Carlo Emanuele Madruzzo was an Italian Catholic bishop, prince bishop of Trento from 4 January 1629 to 1658. Born as Charles-Emmanuel de Madruce in 1599 in the Castle of Issogne, from the noble family of the Madruzzo, in his youth he studied grammar and rhetoric in Munich Bavaria and philosophy in Ingolstadt at the Jesuits, distinguished by the mild and pious character. Later he moved to Perugia to study law and remained there until 1619, when he was recalled to Trent where he was hired by his uncle cardinal Carlo Gaudenzio Madruzzo as coadjutor and successor.
In 1626 he was promoted to the priesthood. He ruled in a period of crisis for the Thirty Years' War and for the tensions between the Empire and the Papacy. It was the most discussed of the Madruzzo both for the escape during the pestilence of 1630 and for the scandalous relationship with Claudia Particella, daughter of one of her councilors.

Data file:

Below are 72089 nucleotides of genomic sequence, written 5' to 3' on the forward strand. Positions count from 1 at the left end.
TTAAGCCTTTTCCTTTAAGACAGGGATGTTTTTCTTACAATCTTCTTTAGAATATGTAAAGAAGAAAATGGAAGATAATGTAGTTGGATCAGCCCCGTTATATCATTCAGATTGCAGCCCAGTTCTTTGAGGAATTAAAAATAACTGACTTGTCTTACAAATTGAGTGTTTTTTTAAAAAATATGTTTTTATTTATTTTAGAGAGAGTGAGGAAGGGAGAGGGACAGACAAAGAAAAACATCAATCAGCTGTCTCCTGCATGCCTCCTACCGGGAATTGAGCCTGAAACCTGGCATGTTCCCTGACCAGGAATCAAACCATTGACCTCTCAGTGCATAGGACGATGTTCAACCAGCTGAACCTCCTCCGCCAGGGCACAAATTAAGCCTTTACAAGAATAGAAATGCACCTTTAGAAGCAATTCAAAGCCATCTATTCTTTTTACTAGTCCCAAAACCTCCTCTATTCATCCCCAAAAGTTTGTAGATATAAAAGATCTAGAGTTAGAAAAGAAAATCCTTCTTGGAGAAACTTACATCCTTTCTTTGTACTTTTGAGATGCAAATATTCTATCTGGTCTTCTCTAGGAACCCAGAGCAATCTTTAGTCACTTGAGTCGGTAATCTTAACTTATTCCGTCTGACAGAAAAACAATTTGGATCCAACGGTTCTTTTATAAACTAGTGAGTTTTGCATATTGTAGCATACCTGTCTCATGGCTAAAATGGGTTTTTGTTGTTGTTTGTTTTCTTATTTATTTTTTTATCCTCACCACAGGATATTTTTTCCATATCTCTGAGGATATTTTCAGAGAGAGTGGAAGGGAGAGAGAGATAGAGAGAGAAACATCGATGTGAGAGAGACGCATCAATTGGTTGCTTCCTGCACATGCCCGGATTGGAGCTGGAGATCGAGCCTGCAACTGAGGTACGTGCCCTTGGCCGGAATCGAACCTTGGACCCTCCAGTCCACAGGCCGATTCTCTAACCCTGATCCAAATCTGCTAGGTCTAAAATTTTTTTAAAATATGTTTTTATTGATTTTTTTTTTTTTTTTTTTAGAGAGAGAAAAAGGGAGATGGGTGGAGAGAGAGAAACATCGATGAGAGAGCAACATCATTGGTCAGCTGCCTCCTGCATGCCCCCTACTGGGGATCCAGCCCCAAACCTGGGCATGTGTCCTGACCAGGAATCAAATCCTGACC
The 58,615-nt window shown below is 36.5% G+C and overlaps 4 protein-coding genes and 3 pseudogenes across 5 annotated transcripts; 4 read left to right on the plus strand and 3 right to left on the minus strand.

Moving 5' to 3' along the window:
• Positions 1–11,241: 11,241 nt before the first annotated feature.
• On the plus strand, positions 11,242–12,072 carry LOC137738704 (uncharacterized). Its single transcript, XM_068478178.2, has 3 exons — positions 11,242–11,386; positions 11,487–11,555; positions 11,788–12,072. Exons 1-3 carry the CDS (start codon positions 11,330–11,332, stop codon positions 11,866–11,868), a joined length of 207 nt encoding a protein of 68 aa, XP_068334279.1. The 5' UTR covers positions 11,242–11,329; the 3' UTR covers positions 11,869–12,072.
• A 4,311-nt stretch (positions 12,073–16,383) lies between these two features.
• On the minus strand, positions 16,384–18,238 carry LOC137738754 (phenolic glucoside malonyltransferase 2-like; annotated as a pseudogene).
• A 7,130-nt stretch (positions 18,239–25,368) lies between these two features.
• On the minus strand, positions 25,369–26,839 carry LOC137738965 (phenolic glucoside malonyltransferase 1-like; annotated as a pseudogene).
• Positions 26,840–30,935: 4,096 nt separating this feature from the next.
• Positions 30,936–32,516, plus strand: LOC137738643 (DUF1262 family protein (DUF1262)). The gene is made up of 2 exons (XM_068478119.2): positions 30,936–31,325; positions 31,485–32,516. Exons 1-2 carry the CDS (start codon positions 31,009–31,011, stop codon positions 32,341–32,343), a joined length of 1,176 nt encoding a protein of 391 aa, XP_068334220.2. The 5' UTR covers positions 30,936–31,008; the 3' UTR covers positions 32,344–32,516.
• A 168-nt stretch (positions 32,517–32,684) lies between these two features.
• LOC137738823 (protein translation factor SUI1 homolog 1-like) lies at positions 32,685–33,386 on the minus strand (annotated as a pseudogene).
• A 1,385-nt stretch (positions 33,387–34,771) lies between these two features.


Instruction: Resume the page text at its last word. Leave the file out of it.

In order to regularize his relationship with the noblewoman, he repeatedly tried to ask for the papal dispensation in order to legitimately marry Claudia: it is said that, in spite of the umpteenth refusal immediately, he slapped Pope Alexander VII.
The history of the relationship between the prince bishop of Trento Cardinal Carlo Emanuele Madruzzo and Claudia Particella was the subject of the historical novel The lover of the Cardinal written by Benito Mussolini in 1910; he went out in 57 non-consecutive episodes between January 20 and May 11, 1910 together with the socialist newspaper Il Popolo di Trento, a newspaper directed by Cesare Battisti.
It was his merit to have obtained in 1648 the partial autonomy of the bishop principality of Trent from Austria. He died suddenly on December 15, 1658.